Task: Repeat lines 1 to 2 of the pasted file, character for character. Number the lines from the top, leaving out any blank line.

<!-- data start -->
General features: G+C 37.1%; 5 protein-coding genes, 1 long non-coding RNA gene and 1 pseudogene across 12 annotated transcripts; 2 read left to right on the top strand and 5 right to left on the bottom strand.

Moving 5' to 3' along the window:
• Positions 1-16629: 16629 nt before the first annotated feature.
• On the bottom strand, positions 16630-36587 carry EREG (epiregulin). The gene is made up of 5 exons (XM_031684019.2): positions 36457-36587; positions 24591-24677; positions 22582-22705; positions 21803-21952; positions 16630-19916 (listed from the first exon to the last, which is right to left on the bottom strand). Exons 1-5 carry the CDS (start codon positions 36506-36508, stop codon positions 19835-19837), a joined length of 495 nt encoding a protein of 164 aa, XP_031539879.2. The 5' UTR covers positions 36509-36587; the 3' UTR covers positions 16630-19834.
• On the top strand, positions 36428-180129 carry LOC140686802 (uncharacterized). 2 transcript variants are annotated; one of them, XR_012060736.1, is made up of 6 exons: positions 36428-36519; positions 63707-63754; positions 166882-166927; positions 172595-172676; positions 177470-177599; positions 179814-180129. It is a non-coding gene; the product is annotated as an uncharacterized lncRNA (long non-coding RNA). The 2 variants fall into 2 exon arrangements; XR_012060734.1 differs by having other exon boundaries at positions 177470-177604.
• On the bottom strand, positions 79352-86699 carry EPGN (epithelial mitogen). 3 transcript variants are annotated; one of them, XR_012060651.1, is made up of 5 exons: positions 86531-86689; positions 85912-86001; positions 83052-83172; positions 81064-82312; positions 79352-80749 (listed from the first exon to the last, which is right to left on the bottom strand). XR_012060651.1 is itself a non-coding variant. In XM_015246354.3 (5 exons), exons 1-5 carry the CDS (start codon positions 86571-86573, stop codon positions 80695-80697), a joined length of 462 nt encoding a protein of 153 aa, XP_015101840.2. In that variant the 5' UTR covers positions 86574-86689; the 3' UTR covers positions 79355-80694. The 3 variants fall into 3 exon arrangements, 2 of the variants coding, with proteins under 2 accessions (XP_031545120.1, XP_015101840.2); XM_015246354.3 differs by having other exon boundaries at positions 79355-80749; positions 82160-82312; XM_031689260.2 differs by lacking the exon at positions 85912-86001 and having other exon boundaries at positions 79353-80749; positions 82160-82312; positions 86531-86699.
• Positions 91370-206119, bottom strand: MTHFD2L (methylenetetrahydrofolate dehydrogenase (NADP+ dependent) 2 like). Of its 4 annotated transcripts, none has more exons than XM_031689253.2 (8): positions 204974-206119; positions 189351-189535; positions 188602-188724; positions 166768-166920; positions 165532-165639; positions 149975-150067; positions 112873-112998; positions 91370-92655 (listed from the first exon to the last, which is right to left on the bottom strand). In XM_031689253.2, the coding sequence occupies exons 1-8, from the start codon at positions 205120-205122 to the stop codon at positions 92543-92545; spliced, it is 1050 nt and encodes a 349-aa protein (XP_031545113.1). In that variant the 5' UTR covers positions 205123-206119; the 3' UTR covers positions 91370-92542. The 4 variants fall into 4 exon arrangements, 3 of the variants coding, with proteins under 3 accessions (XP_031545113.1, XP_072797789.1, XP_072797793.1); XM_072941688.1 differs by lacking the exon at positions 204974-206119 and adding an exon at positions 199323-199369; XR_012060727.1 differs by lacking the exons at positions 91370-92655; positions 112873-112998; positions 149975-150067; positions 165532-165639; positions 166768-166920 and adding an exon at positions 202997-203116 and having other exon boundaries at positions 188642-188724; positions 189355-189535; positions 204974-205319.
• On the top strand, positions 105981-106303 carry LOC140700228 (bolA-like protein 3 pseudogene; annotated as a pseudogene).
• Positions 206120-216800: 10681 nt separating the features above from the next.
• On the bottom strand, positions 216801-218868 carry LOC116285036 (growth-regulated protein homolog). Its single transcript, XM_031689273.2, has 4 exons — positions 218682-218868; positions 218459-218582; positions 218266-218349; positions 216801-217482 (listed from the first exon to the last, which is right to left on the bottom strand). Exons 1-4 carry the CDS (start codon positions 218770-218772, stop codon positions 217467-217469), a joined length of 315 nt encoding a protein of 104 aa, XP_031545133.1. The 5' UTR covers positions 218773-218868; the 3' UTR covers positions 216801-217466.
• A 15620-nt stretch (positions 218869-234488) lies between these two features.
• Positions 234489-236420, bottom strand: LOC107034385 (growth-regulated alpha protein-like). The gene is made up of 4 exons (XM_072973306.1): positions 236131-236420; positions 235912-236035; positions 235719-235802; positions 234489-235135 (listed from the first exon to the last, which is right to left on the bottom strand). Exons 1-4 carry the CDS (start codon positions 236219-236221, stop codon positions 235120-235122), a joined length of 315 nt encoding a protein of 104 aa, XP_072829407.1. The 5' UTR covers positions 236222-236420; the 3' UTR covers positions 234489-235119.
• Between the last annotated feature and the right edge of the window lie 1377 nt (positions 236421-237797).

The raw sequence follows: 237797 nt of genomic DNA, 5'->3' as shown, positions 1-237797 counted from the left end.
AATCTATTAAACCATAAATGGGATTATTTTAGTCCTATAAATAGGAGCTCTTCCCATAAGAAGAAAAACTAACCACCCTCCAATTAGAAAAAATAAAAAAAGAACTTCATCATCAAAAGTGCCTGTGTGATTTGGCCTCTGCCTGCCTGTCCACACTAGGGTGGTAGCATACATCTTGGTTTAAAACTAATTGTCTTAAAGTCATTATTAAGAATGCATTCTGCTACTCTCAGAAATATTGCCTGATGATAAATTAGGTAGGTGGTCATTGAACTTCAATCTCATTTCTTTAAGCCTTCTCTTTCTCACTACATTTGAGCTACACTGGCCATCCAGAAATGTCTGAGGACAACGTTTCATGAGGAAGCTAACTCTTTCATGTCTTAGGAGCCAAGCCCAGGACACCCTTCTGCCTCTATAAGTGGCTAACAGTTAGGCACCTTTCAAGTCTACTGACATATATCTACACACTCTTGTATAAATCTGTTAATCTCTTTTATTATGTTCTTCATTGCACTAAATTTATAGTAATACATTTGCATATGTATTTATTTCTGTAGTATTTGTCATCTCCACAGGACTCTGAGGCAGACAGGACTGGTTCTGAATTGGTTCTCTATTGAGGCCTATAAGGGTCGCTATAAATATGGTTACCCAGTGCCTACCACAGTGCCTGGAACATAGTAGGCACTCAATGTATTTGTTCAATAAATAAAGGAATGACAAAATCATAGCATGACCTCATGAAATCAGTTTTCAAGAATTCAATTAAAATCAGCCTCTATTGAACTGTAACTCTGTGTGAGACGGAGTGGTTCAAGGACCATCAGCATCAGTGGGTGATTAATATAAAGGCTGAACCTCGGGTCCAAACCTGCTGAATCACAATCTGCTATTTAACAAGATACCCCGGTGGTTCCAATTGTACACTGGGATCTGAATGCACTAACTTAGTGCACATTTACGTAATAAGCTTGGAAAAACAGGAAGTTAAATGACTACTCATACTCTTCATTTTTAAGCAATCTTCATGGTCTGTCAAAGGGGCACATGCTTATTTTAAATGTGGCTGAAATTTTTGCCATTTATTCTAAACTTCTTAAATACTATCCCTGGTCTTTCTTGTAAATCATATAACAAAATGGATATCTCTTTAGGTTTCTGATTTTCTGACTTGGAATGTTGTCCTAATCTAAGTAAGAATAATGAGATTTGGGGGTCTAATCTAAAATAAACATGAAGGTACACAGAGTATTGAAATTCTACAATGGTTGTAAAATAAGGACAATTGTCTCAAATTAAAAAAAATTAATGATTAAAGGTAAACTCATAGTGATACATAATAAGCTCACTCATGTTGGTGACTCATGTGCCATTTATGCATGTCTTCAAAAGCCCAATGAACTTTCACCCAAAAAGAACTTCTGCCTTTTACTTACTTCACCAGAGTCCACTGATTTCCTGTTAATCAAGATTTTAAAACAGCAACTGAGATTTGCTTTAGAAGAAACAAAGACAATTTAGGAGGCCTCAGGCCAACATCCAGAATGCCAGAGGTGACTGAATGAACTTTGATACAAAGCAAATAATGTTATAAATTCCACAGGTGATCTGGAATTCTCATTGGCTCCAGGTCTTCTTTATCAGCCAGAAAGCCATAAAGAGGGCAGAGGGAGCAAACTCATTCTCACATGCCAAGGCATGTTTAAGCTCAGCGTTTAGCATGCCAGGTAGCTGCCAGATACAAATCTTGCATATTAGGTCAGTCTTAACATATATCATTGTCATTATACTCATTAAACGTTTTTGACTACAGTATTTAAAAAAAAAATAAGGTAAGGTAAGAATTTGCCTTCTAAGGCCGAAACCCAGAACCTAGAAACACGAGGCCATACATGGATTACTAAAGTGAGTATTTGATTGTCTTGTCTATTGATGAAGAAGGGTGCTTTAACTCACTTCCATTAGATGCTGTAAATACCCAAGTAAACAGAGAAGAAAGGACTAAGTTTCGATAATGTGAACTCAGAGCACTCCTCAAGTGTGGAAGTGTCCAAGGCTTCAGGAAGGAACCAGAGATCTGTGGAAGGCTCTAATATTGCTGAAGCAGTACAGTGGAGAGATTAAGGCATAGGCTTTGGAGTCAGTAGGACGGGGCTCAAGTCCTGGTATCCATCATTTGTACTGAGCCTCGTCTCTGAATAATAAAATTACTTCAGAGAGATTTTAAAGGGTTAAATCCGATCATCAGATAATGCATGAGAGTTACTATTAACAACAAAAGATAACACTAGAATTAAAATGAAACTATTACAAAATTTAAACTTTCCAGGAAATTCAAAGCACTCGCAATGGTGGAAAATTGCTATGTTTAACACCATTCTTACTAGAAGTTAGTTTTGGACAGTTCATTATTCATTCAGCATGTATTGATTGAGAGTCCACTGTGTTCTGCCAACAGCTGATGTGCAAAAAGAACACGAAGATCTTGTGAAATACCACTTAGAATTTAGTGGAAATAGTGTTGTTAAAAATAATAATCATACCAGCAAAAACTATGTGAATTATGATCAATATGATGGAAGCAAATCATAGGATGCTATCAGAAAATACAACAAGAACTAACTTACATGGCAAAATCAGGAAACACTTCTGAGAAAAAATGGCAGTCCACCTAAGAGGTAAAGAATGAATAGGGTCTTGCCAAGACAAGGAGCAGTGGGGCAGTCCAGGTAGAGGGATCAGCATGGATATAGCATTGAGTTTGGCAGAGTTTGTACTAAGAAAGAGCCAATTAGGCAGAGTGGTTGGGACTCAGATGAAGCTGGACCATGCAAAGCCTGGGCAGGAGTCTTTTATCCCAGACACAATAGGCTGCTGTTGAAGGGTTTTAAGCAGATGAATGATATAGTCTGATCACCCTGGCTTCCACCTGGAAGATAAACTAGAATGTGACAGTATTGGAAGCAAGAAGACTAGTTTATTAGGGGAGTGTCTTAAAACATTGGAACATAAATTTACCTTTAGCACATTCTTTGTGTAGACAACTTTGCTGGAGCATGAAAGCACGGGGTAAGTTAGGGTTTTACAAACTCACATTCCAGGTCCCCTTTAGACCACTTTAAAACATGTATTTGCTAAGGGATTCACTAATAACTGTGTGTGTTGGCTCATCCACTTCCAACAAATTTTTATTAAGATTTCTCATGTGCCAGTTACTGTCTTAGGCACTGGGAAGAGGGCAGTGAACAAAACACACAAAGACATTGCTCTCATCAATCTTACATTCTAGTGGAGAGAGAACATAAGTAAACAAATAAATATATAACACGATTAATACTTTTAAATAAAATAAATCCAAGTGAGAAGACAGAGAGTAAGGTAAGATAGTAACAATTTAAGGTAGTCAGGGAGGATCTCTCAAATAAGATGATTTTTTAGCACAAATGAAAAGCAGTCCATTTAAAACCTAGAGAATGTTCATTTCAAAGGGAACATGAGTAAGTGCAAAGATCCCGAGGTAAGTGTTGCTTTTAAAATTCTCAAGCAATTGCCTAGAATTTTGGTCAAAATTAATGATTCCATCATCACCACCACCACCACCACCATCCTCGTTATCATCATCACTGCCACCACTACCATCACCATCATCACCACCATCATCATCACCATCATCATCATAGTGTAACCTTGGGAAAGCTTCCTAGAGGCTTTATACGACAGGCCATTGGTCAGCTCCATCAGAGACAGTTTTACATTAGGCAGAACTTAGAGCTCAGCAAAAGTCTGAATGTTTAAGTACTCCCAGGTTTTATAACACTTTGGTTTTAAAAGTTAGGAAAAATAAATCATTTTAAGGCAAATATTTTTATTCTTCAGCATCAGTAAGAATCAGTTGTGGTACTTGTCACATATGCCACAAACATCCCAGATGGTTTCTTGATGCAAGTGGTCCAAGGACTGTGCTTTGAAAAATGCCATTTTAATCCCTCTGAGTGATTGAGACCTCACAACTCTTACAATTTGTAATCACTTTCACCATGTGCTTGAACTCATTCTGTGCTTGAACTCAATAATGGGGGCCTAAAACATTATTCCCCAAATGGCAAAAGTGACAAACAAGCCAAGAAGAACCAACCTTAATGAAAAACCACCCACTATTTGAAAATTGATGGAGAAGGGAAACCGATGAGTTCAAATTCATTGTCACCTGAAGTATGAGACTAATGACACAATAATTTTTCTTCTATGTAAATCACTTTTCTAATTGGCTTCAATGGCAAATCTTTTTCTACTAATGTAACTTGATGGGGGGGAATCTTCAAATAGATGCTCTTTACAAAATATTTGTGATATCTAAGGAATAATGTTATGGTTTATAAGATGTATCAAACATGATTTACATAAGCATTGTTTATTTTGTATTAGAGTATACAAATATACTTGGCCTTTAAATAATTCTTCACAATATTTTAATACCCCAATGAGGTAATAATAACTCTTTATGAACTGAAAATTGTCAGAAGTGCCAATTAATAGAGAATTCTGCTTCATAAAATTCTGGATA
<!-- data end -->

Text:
General features: G+C 37.1%; 5 protein-coding genes, 1 long non-coding RNA gene and 1 pseudogene across 12 annotated transcripts; 2 read left to right on the top strand and 5 right to left on the bottom strand.

Moving 5' to 3' along the window: